03/12/2012 12:15 GMT | Updated 02/02/2013 05:12 GMT

The Sexist World of Parenting


The Church of England's vote on allowing women bishops has forced the issue of sexism into the spotlight. I've been watching the reaction to the vote with interest. It strikes me that a lot of female priests are more determined than ever to see women take senior positions in the Church and they are going to fight hard to make it happen. I, for one, wish them luck.

While the Church family is coming to terms with sexism within its ranks, I wish to draw attention to another form of sexism, one in which us men need to fight. Over the few years I've been a father, I've been the primary carer for our children. I somehow balance employment and family life but as my job is less demanding than my wife's it's generally me that deals with childcare, the playdates, the doctors' appointments and so on.

It's been a fascinating and enjoyable experience but it has opened my eyes to how mother-centric the world of parenting is. It can be unacceptably sexist and I've experienced and witnessed some eye-opening examples.

Before sitting down to write this, I had a quick flick through the most recent copy of a well known parenting magazine for parents of new born children. It features articles about dressing your baby, activities for your baby and baby skincare. These are hardly subjects that are of sole interest to women.

I counted 20 full-facial photographs of women on the editorial pages and only one of a father. In addition to this only one father seems to be quoted in the entire publication.

A few months back I accompanied my wife to the 20 week scan for our youngest daughter (born just a couple of weeks ago). The sonographer didn't even look at me, introduce herself or offer me a chair. If you speak to other fathers you'll find this is a depressingly common experience. Us men are not unreasonable, we expect the sonographer's attention to be focused on our partners at these scans, but to cut us out of the situation entirely is just plain wrong. The overwhelming majority of us want to be involved.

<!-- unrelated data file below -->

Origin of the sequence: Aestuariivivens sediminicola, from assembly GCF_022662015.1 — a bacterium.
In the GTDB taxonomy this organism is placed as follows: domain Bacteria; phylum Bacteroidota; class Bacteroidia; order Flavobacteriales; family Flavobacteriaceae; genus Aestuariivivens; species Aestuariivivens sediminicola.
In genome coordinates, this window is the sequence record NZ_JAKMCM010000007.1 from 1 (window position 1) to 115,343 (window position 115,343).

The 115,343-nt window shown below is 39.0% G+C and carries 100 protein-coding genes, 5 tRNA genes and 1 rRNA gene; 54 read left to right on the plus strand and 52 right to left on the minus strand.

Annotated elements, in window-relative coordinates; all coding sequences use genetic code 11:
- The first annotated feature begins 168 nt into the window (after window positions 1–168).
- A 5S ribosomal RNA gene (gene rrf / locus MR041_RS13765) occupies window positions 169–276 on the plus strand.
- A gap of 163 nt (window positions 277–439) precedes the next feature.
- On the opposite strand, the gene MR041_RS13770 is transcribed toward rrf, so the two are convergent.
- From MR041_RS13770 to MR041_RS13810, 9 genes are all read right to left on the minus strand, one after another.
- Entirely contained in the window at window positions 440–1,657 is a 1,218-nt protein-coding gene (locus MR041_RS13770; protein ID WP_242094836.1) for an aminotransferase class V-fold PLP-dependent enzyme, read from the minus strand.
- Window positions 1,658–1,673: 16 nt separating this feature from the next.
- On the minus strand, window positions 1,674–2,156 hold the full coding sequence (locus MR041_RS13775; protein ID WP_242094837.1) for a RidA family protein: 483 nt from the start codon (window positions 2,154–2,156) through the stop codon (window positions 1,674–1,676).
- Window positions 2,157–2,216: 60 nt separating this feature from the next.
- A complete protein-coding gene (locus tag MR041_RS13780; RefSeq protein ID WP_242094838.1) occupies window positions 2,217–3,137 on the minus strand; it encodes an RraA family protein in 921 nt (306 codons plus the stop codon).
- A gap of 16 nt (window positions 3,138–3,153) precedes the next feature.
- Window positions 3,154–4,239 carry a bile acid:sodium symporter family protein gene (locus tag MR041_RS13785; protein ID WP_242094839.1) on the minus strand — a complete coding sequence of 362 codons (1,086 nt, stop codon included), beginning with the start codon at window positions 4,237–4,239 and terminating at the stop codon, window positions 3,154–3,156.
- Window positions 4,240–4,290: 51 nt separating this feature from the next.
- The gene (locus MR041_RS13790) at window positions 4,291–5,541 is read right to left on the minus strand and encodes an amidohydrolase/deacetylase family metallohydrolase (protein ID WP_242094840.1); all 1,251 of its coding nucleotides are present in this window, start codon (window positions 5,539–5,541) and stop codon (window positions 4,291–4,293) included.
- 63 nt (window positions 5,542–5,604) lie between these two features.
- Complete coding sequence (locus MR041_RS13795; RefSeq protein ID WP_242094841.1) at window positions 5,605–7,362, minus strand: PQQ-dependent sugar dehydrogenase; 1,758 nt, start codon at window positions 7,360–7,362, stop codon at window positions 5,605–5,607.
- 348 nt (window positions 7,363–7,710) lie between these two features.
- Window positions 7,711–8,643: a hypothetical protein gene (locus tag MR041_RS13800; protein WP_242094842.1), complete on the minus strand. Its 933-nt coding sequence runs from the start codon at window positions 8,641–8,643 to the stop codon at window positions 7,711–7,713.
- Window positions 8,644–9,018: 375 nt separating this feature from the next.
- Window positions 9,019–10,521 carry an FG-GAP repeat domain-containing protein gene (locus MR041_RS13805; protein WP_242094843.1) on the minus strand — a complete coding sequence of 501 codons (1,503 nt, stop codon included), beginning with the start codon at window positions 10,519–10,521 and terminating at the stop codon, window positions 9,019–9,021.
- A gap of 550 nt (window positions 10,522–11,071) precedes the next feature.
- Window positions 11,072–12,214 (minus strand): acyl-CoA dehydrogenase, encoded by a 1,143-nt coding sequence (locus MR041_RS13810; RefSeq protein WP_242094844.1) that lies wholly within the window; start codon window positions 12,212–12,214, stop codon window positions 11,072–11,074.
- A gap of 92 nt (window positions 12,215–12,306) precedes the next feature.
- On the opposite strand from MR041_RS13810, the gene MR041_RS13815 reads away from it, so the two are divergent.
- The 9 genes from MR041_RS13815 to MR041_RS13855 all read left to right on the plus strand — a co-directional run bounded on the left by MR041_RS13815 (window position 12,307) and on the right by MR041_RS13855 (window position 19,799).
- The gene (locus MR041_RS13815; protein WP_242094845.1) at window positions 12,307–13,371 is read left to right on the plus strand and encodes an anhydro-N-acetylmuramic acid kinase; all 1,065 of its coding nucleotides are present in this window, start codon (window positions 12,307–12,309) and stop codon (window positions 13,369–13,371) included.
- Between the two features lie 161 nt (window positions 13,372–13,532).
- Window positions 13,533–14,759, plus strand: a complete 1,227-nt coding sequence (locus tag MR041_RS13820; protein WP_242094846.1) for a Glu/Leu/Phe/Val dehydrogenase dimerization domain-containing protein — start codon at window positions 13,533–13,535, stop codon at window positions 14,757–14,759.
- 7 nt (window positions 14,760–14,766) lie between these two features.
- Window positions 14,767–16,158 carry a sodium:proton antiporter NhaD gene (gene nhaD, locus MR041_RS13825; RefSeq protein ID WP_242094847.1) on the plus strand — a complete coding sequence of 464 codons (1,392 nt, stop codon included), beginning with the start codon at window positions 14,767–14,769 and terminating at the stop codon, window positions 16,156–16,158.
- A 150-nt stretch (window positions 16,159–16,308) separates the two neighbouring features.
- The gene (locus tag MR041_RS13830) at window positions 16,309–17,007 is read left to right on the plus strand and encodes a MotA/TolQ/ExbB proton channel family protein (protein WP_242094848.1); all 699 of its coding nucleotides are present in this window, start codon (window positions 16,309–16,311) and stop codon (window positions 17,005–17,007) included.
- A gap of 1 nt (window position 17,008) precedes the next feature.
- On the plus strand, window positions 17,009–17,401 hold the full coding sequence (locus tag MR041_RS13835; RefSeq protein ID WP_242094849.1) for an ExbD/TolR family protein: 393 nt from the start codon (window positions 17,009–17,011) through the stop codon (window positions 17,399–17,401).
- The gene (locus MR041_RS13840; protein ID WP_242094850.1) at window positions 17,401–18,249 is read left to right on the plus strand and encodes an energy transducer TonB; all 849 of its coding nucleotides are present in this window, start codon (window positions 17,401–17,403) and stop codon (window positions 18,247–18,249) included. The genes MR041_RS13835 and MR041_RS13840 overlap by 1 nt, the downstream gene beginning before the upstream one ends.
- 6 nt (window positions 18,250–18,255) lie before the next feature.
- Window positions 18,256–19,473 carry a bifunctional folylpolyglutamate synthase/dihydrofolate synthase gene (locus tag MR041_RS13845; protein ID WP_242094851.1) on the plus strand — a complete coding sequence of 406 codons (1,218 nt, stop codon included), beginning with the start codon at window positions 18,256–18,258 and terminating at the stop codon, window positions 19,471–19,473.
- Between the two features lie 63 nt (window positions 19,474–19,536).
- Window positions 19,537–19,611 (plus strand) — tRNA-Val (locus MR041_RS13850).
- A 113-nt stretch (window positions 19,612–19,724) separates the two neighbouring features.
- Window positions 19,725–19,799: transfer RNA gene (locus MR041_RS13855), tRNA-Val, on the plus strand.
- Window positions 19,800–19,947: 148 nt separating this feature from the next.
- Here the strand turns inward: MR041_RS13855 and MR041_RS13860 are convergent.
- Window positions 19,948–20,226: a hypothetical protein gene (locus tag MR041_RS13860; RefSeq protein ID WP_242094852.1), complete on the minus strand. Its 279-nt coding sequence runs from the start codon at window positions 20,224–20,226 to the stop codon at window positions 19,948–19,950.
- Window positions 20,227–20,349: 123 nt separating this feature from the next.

I can also think of a local childcare provider that I have twice heard referring to her business as being "for mums". I struggle to see how childcare is only of interest to mothers. The male pound is clearly not good enough for her and so I've taken the decision not to cross the threshold of her business premises.

I'm not some kind of jock-strap burning masculist and I am no fan of political correctness. I do, however, feel strongly that men should stand up and shout about the contribution they make as parents.

I am a relatively old and (even if I say so myself) confident father. I can imagine that a younger, less confident man, consistently faced with examples like those above, might feel very confused about their role as a dad and leave it all up to mum.

There are only two things that a man cannot do as a parent; gestation and lactation. While our sisters fight for the right to become bishops, us men must make every effort to break down the ovarian Bastille that exists in the world of parenting.